by Brian Mori
Give a fish, feed for a day. Teach to fish, feed for life. So, what happens when there are no more fish?
Over the last forty years, the Colorado River in Grand County has lost enough wildlife to threaten its rating as a world-class fishery.
A $1.2 million project is now being considered by the Colorado Parks and Wildlife Commission to reverse the unintended side-effects of over half-a-century of water control.
“In the Colorado (River) we have some processes that we believe are broken or severely reduced,” said Jon Ewert, the Area 9 Aquatic Biologist for Colorado Parks and Wildlife, during a Zoom presentation January 19. “These are keystone species that support the food web.”
Ewert said that populations of trout and the stone flies that feed them continue to fall. “In our best years we are equalling what the lowest years were historically,” he said about trout.
Sculpin, a small fish with sharp rays to help them anchor in rapid waters, have completely disappeared. “There is no (biological) reason why (Sculpin) should be absent from the main stem of the Colorado River,” Ewert said. “We do see them reappear in other parts of the Colorado in very high densities.”
There are over nine-thousand miles of water in Colorado home to trout species, according to Colorado Parks and Wildlife. Out of those, only 167 are considered “Gold Medal” destinations for fishing. The rating is based on the size and number that can be found within the determined area. Ewert said that if the trend continues, Grand County may lose that distinction.
The riparian project is estimated to begin in summer of 2022 and should be finished within one season, depending on permits. The goal is to restore conditions to the river that would naturally support the dwindling wildlife. The first phase will narrow the Kemp Breeze State Wildlife section so as to increase currents. This will hasten the flow of sediment, wood, and rocks that has been interrupted by damming and diversion. Insects and small fish depend upon the “riffle” space created by currents in the riverbed for their homes.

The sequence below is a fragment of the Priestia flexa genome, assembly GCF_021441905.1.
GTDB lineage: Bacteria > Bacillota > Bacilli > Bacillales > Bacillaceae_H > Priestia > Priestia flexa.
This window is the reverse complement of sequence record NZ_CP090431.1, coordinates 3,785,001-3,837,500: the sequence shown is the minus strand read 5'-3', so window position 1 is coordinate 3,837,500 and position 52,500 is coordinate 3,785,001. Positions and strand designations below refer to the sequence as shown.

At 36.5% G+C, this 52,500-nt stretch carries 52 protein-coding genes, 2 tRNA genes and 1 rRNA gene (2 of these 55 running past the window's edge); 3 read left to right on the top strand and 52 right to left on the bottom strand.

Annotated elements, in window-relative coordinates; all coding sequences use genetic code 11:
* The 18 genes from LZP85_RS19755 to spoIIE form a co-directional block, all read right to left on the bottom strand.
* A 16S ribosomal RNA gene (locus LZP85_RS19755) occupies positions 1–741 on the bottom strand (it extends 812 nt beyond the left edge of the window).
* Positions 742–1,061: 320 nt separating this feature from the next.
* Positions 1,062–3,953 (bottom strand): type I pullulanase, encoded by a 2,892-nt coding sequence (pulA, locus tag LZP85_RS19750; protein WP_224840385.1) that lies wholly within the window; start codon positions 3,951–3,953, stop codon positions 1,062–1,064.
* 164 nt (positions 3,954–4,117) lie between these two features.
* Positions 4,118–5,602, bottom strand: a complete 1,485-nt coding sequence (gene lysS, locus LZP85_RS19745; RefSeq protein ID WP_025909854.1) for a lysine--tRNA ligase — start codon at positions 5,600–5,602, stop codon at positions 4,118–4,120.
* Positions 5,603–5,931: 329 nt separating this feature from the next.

“(Sediment balance) is the first of what we hope to be many phases,” Ewert elaborated. “This project is going to look very different than a typical habitat project.” There are also plans to enhance riparian corridors and reconnect the floodplain.
The proposal includes several public and private environmental concerns, including Northern Water Conservancy District, Denver Water District, Stillwater Sciences and Alpine Eco, to name a few.
“It seems like it’s a little deep on the sides,” said Richard Strauss, a member of the public. “I haven’t heard anything about this design
being for fishing.” Strauss said he was concerned that creating multiple channels and islands will make it harder for anglers to enter. “That section of the river is going to look a lot different,” Ewert responded.
“The entire point of this is to increase the productivity of the recreational fishery on the state wildlife area.”
It was not clear when the project would go to public bid for construction, however Stillwater Sciences is not expected to complete their final proposal until March.
“We’re looking forward to this,” said Parks and Wildlife Commissioner Charles Garcia. “This means a lot to us.” Garcia is one of 11 commissioners who set policy for state parks and wildlife programs. Those interested in the bid process, donating, or volunteering to help plant vegetation should contact Randy Hampton, Public Information Specialist with Colorado Parks and Wildlife.